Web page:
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The remains of four of the six Canadian Armed Forces members killed when a Cyclone helicopter crashed into the Ionian Sea off Greece in late April have been identified.

In a news release, the Department of National Defence (DND) says the remains were positively identified Thursday by the Chief Coroner for Ontario.

They include Capt. Kevin Hagen, a pilot originally from Nanaimo, B.C., Capt. Maxime Miron-Morin, an air combat systems officer originally from Bécancour, Quebec, Sub-Lt. Matthew Pyke, a naval warfare officer originally from Truro, N.S., and Master Cpl. Matthew Cousins, an airborne electronic sensor operator originally from Guelph, Ont.

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The remains were found during a combined search and recovery operation with the United States Navy conducted between May 25 and June 2.

The military says the families of all crew members lost in the accident have been notified and the remains will be released to the families over the coming days.

Ceremonial arrangements are also being planned by the Royal Canadian Navy and Royal Canadian Air Force in consultation with the families, and details will be released at a later date.

The remains of Sub-Lt. Abbigail Cowbrough, a marine systems engineering officer originally from Toronto, were previously identified shortly after the accident. Partial remains of Captain Brenden MacDonald, a pilot originally from New Glasgow, N.S., were originally identified on May 9.

The commander of the Royal Canadian Navy, Vice-Admiral Art McDonald, extended his “heartfelt” sympathies to the families of the crash victims.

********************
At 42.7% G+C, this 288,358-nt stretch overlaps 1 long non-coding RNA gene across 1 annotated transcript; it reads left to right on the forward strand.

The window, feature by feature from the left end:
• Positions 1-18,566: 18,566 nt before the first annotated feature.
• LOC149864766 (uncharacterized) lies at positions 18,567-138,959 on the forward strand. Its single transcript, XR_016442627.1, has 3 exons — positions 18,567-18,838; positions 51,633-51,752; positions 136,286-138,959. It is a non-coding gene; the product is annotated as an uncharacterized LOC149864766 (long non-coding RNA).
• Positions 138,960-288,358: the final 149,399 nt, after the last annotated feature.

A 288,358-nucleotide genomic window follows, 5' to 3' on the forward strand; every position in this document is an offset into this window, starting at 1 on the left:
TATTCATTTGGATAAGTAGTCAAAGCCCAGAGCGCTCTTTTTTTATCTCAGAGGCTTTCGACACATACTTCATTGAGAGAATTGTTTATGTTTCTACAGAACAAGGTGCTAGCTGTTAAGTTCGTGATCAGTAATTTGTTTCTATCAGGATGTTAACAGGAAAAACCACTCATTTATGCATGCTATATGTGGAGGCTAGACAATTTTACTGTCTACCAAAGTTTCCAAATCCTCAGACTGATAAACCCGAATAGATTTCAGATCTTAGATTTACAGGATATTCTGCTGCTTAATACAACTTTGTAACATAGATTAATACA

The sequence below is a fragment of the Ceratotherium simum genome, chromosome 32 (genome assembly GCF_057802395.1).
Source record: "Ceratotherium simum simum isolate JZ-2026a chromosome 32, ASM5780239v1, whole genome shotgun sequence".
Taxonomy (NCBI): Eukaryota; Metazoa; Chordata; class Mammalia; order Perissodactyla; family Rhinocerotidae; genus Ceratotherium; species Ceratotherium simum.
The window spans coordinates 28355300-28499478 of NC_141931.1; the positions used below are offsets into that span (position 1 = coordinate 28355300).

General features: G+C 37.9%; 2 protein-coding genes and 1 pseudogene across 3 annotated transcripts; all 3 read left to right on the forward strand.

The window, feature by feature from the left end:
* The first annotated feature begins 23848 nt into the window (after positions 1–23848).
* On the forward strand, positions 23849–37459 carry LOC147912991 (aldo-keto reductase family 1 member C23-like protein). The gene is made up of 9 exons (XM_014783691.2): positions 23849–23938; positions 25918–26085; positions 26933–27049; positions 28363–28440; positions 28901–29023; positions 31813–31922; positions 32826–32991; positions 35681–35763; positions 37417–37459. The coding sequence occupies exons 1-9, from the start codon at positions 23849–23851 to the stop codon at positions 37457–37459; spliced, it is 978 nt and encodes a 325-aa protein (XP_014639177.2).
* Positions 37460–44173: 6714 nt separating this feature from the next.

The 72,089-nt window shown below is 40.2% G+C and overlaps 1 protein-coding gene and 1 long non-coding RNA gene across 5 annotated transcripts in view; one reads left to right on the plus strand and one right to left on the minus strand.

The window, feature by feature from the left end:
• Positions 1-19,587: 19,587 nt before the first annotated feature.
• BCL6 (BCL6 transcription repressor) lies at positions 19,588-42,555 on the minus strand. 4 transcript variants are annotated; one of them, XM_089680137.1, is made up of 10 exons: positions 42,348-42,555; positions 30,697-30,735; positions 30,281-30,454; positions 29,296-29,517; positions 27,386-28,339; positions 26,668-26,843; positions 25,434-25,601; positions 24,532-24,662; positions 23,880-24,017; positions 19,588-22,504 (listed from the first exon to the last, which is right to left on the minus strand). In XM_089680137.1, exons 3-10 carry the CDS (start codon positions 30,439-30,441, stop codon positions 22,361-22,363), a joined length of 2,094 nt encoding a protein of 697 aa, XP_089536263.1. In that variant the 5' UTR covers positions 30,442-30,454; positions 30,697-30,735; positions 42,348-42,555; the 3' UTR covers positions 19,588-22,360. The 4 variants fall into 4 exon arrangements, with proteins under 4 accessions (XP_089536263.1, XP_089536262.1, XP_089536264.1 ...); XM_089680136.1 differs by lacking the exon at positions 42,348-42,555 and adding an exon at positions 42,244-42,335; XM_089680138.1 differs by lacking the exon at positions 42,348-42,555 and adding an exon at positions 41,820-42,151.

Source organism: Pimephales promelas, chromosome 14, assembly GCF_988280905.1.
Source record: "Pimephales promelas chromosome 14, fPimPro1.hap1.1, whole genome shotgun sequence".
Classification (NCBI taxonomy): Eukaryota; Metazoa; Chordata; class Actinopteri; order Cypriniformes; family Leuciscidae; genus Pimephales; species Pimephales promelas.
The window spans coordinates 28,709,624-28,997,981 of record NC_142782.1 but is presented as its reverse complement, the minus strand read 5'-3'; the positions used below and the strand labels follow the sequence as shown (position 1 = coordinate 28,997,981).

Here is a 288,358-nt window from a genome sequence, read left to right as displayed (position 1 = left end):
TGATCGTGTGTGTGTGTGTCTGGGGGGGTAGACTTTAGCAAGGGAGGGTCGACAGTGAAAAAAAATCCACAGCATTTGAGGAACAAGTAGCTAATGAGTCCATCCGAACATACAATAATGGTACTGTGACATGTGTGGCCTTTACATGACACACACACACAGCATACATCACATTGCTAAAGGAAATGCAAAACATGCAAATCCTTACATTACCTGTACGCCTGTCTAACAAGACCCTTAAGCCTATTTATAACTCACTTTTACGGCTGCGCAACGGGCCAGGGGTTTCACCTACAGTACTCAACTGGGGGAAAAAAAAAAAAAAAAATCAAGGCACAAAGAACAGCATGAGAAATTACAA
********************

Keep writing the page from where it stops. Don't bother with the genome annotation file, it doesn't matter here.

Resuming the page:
“I hope today’s news provides some comfort and closure to each of you,” said McDonald. “These have been dark days and these events have reminded us all of the perils of service at sea and in the skies above.”

The commander of the Royal Canadian Air Force, Lt.-General Al Meinzinger, also extended his sympathies.

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“Together, we’ll honour and remember the legacies of our fallen, while also standing behind those who will pick up their torch and carry on with the mission,” Meinzinger said.

A Royal Canadian Air Force flight safety investigation into the circumstances of the accident is ongoing. The investigation is currently focused on aircraft systems and human factors as possible causes of the crash.

Earlier this month, the military said in a brief report on the probe’s preliminary findings that the helicopter did not respond to something the way the crew expected.

And in announcing a resumption of Cyclone flights earlier this week, Air Force officials said investigators have been able to recreate the circumstances surrounding the crash using information from the Cyclone’s flight-data recorders.

The problem occurred as the helicopter was coming around to land on HMCS Fredericton, officials said. The pilot attempted to make a number of manoeuvres while the Cyclone’s “flight director,” or autopilot, was still engaged.

Rather than turning off, the autopilot started to work against the human pilot before the helicopter crashed into the water at high speed.

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